A Littlehampton man who was supported by St Barnabas House is being honoured by his son, who is taking on endurance challenges to raise money in his memory.
Andrzej Zyms, 44, originally from Poland and now living in Northampton, is taking on a series of extreme tasks in memory of his father, Wojciech Zyms.
Fresh off the back of his first major fundraising event, the National Three Peaks Challenge in October, Andrzej is celebrating after completing his second challenge, the Fan-Dance, on January 6.
The Fan Dance is a gruelling 24.8km SAS selection weight bearing test march over Pen-Y-Fan, the highest mountain in the Brecon Beacons.
Andrzej said: “I thought that the Three Peaks was hard but that was nothing compared to the Fan Dance. I think I can safely say that it is, physically and mentally, the hardest thing I have done.
“I went with the expectation of finishing within the seven-hour time limit, the SAS hopefuls have to complete it in less than four hours. In the end, I finished in five hours, one minute and four seconds.
“I wore my heart rate monitor and I was operating at more than 90 per cent of my maximum heart rate for two hours 15 minutes and the rest of the time I was sitting somewhere between 80 per cent and 90 per cent. I was in tatters by the end and had burned a total of 6,200 calories.”
Andrzej is currently gearing up for his biggest challenge of all, Everest Basecamp, departing from Lukla, Nepal on May 11, 2019.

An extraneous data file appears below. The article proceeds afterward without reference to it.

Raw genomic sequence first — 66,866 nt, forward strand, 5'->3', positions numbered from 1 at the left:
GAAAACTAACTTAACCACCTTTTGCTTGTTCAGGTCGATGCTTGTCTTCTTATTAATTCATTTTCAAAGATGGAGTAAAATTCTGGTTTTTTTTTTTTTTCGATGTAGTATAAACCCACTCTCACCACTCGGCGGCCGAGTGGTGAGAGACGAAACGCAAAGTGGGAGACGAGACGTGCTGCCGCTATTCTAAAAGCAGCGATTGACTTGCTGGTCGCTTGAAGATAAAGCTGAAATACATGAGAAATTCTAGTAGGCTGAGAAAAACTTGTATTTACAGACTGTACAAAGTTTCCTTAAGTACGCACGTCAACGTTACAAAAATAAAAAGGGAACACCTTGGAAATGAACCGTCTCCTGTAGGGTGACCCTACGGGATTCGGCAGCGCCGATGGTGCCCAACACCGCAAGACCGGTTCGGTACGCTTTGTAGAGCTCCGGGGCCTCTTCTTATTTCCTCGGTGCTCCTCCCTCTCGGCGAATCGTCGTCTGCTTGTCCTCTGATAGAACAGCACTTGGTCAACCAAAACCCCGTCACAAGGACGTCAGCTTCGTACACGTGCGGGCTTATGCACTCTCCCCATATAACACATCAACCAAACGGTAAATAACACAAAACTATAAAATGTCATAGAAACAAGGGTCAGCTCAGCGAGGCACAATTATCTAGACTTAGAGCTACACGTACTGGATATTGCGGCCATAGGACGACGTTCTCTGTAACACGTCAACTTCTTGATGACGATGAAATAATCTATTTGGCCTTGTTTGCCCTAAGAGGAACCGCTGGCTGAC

The challenges are all raising money to support St Barnabas House which cared for his father, Wojciech, 72, during the later stages of his battle with cancer in 2012.
Wojciech and his family received care and support from the Hospice at Home team in Littlehampton.
Andrzej said: “Had it not been for St Barnabas, Dad may have had to spend his final weeks in a random, bleak hospital room. Heading for the unknown, surrounded by the unknown.
“St Barnabas arranged for him to have a hospital bed installed in the living room and all the other bits and bobs he needed to be comfortable.
“Nurses came in twice a day to care for him. It was difficult to watch and see. The man that was always my rock, the one I looked up to, was now pretty much helpless and incoherent a lot of the time due to the amount of morphine he needed just to keep the pain at a manageable level.
“I was able to spend time at Dad’s bedside, at his home, surrounded by the people and things he knew and loved.”
You can read more about Andrzej’s experience and follow his fundraising challenges at www.justgiving.com/fundraising/andrzej-zyms1